|Copyright: Jose Conceicao (jconceicao)
|Date Taken: 2008-11-02|
|Camera: Canon 400 D, 18-55 Canon EFS|
|Exposure: f/11, 1/50 seconds|
|Details: Tripod: Yes|
|More Photo Info: [view]|
|Photo Version: Original Version|
|Date Submitted: 2008-11-02 8:11|
|[Note Guidelines] Photographer's Note|
I take this photo in Sintra.
From Wikipedia, the free encyclopedia:
Lactarius deliciosus, known as the Saffron milk cap, Red pine mushroom is the one of the best known members of the large milk-cap genus Lactarius in the order Russulales. It is found in Europe and North America and has been accidentally introduced to other countries under conifers and can be found growing in pine plantations.
In the Girona area, this type of mushroom is called a pinatell because it is collected near wild pine trees; they are typically harvested in October following the late August rain. Due to its scarcity it commands high prices.
A fresco in the Roman town of Herculaneum appears to depict Lactarius deliciosus and is one of the earliest pieces of art to illustrate a fungus.
When grown in liquid culture, the mycelium of this fungus produces Anofinic acid, chroman-4-one, 3-hydroxyacetylindole, cyclic dipeptides, ergosterol, and a mixture of fatty acids.
This was known to Linnaeus who officially described it in Volume Two of his Species Plantarum in 1753, giving it the name Agaricus deliciosus, the specific epithet deriving from Latin deliciosus meaning "tasty".The Swedish taxonomist allegedly gave the species its epithet after smelling it and presuming it tasted as good as a Mediterranean milk cap highly regarded for its flavor. Dutch mycologist Christian Hendrik Persoon added the varietal epithet lactifluus in 1801, before English mycologist Samuel Frederick Gray placed it in its current genus Lactarius in 1821 in his The Natural Arrangement of British Plants.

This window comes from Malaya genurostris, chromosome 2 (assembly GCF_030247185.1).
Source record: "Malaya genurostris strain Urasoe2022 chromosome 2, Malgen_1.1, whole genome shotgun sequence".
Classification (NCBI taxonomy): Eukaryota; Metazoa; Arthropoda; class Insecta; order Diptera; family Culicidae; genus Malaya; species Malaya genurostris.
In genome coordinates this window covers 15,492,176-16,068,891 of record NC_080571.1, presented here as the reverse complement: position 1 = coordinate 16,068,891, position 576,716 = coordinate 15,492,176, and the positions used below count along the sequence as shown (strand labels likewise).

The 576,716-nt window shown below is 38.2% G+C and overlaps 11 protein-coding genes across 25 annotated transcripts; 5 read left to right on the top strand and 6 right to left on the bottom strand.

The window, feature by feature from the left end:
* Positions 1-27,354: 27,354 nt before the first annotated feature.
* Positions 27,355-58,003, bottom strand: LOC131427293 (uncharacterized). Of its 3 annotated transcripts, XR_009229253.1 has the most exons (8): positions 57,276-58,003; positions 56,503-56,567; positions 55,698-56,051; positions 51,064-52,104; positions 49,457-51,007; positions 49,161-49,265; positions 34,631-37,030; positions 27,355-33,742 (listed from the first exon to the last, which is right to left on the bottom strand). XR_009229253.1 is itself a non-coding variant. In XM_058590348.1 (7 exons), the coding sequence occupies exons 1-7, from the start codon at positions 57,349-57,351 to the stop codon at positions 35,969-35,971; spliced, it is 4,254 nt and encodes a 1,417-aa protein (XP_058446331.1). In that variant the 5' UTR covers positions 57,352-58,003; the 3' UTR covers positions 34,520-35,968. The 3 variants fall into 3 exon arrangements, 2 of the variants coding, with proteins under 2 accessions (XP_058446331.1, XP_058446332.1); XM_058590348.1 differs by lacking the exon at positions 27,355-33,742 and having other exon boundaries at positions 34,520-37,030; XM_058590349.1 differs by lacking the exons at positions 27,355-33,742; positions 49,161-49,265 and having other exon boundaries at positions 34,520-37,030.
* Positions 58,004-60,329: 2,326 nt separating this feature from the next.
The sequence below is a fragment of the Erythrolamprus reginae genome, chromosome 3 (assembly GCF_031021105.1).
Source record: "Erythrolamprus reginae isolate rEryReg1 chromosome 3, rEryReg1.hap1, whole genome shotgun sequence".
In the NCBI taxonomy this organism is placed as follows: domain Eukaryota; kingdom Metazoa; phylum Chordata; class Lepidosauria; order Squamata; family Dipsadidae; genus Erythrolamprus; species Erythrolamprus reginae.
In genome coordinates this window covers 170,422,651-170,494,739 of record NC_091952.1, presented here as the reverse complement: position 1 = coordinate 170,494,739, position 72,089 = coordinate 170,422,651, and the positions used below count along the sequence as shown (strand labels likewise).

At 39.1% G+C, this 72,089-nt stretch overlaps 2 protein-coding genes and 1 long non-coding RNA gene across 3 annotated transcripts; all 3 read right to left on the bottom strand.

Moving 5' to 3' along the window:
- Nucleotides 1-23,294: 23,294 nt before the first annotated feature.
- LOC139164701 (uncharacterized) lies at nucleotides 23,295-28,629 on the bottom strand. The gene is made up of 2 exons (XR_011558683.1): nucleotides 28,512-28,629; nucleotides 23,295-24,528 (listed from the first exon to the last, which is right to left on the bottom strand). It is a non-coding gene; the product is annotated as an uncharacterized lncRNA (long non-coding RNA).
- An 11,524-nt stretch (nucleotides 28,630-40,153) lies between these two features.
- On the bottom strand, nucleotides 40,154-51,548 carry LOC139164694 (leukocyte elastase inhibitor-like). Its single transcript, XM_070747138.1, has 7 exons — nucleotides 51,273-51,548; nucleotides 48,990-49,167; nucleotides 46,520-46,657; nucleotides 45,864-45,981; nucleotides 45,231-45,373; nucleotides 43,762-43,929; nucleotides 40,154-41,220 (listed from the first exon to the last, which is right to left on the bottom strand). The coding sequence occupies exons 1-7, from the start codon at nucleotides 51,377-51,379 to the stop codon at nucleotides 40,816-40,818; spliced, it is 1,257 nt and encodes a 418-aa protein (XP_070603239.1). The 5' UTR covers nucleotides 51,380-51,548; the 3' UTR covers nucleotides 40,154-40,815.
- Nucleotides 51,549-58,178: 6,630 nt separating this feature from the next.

It is commonly known as saffron milk-cap, red pine mushroom, or simply pine mushroom in English. Its Catalan name is Rovelló or Rovellons. An alternate North American name is orange latex milky. Both this and Lactarius deterrimus are known as Çam melkisi or Çintar in Turkey.
Rovellons or Lactarius deliciosus
Lactarius deliciosus has a carrot orange cap which is convex to vase shaped, inrolled when young, 4 to 14 cm across, often with darker orange lines in the form of concentric circles. The cap is sticky and viscid when wet, but is often dry. It has crowded decurrent gills and a squat orange stipe which is often hollow, 3 to 8 cm long and 1 to 2 cm thick. This mushroom stains a deep green color when handled. When fresh, the mushroom exudes an orange-red latex or "milk" that does not change color.
This mushroom is often confused with Lactarius rubidus which stains green, has red latex, and is also edible.
nglen, cloud, Hormon_Manyer has marked this note useful
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- [2008-11-02 12:09]
Hi Jose. Firstly you have interesting notes to go with your shot of the fungi. The low pov showss theunderside so well with good detail and natural colours. well done TFS.
- [2008-11-03 1:08]
It's my favorite mushroom which this year often gathered. This one is very taste only need of suitable preparation. On your photo aren't too nice but in natural environment, good sharpness.
- [2008-11-03 10:34]
Yine çok güzel bir mantar karesi sunmuşsun. Detaylar enfes. Yeni karelerde görüşmek dileği ile.
Olá José Luis,
Nice photo, useful note, I like both. What's missed:
- this specie, which belongs to the Dapetes section of Lactarius genus, is only able to live in symbiosis with conifers belonging to Pinus genus
- other very closed and frequent species are Lactarius deterrimus, which grows exclusively under spruce (Picea abies); L. salmonicolor, mycorrhiza with Abies pines; L. sanguifluus and L. semisanguifluus, also under Pinus. Fruitbodies are very similar, there's only a little difference. Each is edible. But it's used to be said deliciosus and deterrimus are the real delicates.
Tfs, best regards, László
PS: I personally do not think Lactarius rubidus would be too similar to this specie. It grows under oaks, never in pine forests, and its milk is watery-alike, not orange / red later turning into green.
- [2008-12-18 16:26]
a very lovely and moment of depiction of the gills of this fungi. Natural shot with the surroundings intact and very sharp.
Excellent lighting pushing this shot into a beautiful one.
I am a big fan of these mushrooms. They are truly delicious! They are quite common here in ontario. Merry christmas.